1. ## Implicit Solution

Show that $xy^3 - xy^3\sin{(x)} = 1$ is an implicit solution to

$\frac{dy}{dx} = \frac{(x\cos{(x)} + \sin{(x)} - 1)y}{3(x - x\sin{(x)})}$

on the interval $\left(0,\frac{\pi}{2}\right)$

2. Originally Posted by Aryth
Show that $xy^3 - xy^3\sin{(x)} = 1$ is an implicit solution to

$\frac{dy}{dx} = \frac{(x\cos{(x)} + \sin{(x)} - 1)y}{3(x - x\sin{(x)})}$

on the interval $\left(0,\frac{\pi}{2}\right)$
Differentiate both sides:

$\frac{d}{dx} (xy^3 - xy^3\sin{(x)}) = \frac{d}{dx}1$

$\frac{d}{dx} (xy^3) - \frac{d}{dx}( xy^3\sin{(x)}) =0$

Product rule on the 2nd term!

$\frac{d}{dx} (xy^3) - sin(x) \frac{d}{dx}( xy^3) - xy^3 \frac{d}{dx}(\sin{(x)}) =0$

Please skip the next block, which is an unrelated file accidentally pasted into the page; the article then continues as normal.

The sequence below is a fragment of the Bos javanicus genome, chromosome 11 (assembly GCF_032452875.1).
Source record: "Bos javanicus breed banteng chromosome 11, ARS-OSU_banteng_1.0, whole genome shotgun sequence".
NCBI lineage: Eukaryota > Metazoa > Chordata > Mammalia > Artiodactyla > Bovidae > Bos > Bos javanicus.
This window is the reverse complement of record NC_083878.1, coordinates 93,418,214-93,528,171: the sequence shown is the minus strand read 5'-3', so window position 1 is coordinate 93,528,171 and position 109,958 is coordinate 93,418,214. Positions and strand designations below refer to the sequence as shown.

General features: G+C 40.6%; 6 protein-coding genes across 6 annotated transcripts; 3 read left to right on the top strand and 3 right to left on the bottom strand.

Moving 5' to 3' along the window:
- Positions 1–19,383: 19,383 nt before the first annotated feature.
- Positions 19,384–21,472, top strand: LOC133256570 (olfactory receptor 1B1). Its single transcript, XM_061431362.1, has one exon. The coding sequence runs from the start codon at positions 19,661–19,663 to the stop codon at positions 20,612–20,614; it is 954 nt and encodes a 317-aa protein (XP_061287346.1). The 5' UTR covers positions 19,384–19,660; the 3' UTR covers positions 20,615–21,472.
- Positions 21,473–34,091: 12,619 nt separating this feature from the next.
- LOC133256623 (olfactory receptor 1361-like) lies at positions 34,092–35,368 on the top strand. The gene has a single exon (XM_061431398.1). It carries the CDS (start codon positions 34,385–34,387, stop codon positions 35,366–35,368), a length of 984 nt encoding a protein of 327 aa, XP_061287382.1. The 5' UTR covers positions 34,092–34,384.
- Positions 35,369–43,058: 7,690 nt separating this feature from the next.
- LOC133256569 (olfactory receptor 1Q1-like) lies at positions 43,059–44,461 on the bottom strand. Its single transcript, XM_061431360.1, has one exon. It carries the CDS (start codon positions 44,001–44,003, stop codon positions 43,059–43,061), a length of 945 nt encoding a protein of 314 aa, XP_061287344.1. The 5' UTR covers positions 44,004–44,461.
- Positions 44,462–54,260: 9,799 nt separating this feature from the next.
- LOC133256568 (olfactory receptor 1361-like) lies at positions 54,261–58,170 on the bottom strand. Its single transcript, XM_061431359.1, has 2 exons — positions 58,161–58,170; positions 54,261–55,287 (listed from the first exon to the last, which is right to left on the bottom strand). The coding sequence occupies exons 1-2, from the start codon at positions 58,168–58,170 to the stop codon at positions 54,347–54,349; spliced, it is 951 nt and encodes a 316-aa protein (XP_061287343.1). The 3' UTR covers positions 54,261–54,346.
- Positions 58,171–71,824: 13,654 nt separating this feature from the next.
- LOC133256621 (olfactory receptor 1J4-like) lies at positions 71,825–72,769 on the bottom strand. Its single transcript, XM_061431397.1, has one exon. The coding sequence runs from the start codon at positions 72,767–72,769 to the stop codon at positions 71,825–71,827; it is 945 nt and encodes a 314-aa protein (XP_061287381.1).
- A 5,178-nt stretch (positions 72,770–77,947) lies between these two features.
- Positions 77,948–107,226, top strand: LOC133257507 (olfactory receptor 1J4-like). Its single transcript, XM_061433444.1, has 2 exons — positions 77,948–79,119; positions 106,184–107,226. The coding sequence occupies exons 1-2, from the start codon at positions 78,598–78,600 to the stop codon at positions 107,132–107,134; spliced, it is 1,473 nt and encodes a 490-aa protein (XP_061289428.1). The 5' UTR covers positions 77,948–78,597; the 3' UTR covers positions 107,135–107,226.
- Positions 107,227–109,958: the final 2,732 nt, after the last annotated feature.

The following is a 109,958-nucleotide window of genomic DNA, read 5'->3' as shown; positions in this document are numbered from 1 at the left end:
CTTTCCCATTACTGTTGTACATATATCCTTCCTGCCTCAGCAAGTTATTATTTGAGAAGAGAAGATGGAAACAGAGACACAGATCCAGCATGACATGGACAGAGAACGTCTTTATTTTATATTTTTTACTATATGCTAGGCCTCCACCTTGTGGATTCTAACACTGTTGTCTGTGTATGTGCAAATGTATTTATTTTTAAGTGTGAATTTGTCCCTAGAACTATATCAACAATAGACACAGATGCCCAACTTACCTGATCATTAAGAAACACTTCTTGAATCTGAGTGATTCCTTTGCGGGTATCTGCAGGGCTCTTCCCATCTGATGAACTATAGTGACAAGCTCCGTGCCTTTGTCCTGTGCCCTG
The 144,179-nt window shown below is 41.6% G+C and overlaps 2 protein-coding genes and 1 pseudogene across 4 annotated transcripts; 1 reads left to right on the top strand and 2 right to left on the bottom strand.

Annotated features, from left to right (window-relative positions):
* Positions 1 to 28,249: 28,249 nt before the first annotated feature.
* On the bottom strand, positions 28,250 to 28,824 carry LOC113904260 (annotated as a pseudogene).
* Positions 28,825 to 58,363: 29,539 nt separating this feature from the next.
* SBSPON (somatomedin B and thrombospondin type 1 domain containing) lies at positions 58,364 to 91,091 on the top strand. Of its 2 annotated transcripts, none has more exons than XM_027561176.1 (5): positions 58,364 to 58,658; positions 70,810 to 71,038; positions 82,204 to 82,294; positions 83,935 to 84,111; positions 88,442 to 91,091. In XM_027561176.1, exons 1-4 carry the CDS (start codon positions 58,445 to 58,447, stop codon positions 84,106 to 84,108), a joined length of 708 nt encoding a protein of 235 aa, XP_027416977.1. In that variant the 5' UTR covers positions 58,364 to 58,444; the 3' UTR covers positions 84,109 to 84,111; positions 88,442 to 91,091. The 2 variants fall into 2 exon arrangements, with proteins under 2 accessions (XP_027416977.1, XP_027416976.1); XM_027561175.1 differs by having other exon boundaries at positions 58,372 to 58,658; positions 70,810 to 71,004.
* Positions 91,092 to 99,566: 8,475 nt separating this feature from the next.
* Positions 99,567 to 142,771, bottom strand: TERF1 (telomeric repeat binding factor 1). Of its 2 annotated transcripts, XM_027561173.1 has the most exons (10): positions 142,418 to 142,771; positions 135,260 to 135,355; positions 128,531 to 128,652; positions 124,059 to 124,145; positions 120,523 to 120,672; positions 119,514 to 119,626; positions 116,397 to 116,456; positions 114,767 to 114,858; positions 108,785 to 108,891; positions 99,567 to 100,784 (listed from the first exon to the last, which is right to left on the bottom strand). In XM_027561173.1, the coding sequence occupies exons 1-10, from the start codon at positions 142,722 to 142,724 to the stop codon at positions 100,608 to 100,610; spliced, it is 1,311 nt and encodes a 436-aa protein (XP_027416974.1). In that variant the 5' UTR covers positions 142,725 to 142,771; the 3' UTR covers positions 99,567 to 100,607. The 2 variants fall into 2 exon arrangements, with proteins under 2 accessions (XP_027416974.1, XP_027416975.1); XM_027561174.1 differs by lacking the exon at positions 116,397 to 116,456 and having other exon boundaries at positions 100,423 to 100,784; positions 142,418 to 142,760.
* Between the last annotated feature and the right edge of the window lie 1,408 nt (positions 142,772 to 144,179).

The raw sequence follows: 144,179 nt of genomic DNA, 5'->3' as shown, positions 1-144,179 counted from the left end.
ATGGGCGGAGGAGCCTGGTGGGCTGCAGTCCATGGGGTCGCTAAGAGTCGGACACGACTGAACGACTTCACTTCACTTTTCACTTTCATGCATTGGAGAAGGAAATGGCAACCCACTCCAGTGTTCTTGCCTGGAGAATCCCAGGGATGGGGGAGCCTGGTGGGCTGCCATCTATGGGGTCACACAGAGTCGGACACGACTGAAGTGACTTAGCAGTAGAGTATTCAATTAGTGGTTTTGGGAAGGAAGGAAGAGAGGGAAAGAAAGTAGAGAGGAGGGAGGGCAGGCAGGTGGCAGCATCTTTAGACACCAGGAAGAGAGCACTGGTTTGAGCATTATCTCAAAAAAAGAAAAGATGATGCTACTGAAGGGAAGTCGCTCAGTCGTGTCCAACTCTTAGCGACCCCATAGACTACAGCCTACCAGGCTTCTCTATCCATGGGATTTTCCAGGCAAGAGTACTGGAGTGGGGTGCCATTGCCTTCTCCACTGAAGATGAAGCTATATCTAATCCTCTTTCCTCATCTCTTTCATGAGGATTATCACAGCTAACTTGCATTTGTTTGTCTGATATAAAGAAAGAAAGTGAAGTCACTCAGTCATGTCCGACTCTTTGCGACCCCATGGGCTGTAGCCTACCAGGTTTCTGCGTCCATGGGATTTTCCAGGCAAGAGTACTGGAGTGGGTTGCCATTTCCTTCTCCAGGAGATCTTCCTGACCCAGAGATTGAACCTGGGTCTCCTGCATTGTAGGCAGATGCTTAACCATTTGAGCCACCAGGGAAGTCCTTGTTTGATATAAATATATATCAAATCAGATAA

Take out a factor of $\frac{d}{dx} (xy^3)$ on LHS:

$(1-\sin{(x)}) \frac{d}{dx} (xy^3) - xy^3 \frac{d}{dx}(\sin{(x)}) =0$

Using implicit differentiation with the product rule: $\frac{d}{dx} (xy^3) = y^3 + 3y^2 x \frac{dy}{dx}$, and also $\frac{d}{dx} \sin{(x)} = cos(x)$ hence:

$(1-\sin{(x)})( y^3 + 3y^2 x \frac{dy}{dx}) - xy^3 \cos{(x)}) =0$

Now rearrange to get into explicit form, and then manipulate to get it into the form posed by the question!